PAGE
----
Research course

People and organisation studies

Open University · The Open University Business School

Entry requirements

Minimum 2:1 (or equivalent) plus 120 credits in research methods training or, ideally, a masters degree in Research Methods (MRes), which is the usual precursor to PhD studies.

Months of entry


Course content

Our research in this area covers many of the key issues in the broad area of people and organisation studies and human resource management. We are a diverse department with researchers working in a variety of areas including organisational culture and change, leadership, professional identity, surveillance and the impact of mobile technologies on work, operations management, cross-boundary modes of working, development and change strategies, practice-based learning, creativity and innovation, strategic and cross-national human resource management, and critical organisational theory.

Potential research projects

Internally funded full-time research studentships are advertised in January and may include the following. We also welcome part- and full-time self-funded applications in these areas:

  • Human resource management and development
  • Leadership development
  • Governance
  • Control and surveillance
  • Alternative perspectives on ways of organising
  • Organisational and individual identity
  • Emotional and cognitive factors in financial decision-making
  • Cross-cultural aspects of management
  • Organisation theory and critical management research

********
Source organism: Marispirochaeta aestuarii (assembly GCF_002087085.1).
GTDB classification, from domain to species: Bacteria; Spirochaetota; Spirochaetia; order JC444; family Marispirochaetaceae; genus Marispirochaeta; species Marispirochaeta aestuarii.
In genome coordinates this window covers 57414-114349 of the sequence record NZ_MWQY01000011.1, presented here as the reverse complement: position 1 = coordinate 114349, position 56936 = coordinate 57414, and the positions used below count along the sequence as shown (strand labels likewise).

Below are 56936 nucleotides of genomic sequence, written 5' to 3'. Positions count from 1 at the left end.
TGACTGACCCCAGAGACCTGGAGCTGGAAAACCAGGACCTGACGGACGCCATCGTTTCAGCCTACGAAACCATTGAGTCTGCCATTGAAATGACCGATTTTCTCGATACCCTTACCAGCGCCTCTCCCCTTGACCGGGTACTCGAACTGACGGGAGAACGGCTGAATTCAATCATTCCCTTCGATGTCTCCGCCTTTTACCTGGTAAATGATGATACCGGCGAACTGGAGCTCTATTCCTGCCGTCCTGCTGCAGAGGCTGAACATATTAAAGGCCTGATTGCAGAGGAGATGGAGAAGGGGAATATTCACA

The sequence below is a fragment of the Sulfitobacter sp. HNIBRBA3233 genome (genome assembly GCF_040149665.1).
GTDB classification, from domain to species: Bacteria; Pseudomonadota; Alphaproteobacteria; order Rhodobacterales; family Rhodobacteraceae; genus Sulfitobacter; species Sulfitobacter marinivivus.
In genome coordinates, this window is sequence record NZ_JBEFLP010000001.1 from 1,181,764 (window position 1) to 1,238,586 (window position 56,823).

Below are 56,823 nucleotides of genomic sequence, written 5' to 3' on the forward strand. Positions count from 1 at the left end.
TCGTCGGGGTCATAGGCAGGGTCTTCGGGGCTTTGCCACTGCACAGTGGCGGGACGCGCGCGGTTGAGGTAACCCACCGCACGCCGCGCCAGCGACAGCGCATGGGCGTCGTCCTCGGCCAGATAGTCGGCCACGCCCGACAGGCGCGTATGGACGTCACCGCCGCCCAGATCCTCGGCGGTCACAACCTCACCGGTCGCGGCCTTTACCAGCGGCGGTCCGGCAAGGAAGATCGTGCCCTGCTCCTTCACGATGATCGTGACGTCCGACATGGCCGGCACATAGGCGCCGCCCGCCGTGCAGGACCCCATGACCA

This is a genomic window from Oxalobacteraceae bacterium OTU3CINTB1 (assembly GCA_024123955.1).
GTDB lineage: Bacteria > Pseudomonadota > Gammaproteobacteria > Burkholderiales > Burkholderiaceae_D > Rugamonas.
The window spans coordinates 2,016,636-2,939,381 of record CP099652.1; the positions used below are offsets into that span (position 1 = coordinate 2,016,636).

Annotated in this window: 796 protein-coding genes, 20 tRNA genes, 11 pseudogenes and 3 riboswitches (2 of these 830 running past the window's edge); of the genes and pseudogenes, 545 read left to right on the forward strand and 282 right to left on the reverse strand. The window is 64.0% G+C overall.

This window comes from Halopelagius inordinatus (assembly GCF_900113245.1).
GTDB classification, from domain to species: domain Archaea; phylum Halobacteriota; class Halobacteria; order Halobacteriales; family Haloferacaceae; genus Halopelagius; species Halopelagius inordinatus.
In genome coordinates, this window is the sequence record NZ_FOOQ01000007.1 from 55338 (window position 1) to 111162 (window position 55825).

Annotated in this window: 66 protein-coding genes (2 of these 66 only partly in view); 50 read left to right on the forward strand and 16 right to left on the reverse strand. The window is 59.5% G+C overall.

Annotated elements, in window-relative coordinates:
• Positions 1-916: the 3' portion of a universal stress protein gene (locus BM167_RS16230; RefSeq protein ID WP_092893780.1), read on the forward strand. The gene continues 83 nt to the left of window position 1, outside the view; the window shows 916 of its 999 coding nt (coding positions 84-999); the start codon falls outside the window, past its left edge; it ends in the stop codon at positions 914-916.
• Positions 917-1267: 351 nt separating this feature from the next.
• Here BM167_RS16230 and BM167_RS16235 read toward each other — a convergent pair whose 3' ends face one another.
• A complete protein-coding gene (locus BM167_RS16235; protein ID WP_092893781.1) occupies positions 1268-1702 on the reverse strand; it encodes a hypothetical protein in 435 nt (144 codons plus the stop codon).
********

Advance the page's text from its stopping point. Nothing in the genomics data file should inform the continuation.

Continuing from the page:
• Operations management
  • The international transfer of management practices and concepts
  • Work and practice-based learning
  • Wellbeing at work
  • Change strategies
  • Digitalisation of learning and teaching.
Current/recent research projects
  • Judgement in day-to-day managing
  • Emotion and financial decision making
  • Withholding communication – a relational approach to silence in an interorganisational project group in the UK
  • From dataveillance to data economy: firm view on data protection
  • Exploring the ‘seduced’ surveilled subject and the possibilities of everyday resistance; the case of smart phones as means of facilitating ‘seductive’ surveillance
  • As yang as it gets: whistleblower as hero in contemporary society  
  • An investigation of women’s perspectives and experiences of disability
Potential supervisors

Fees and funding

Please see The Open University website for more information

Qualification and course duration


distance learning
variable months
full time
36 months
part time
72 months


part time
24 months
full time
15 months

Course contact details

Debby Hing
+44 (0)1908 655272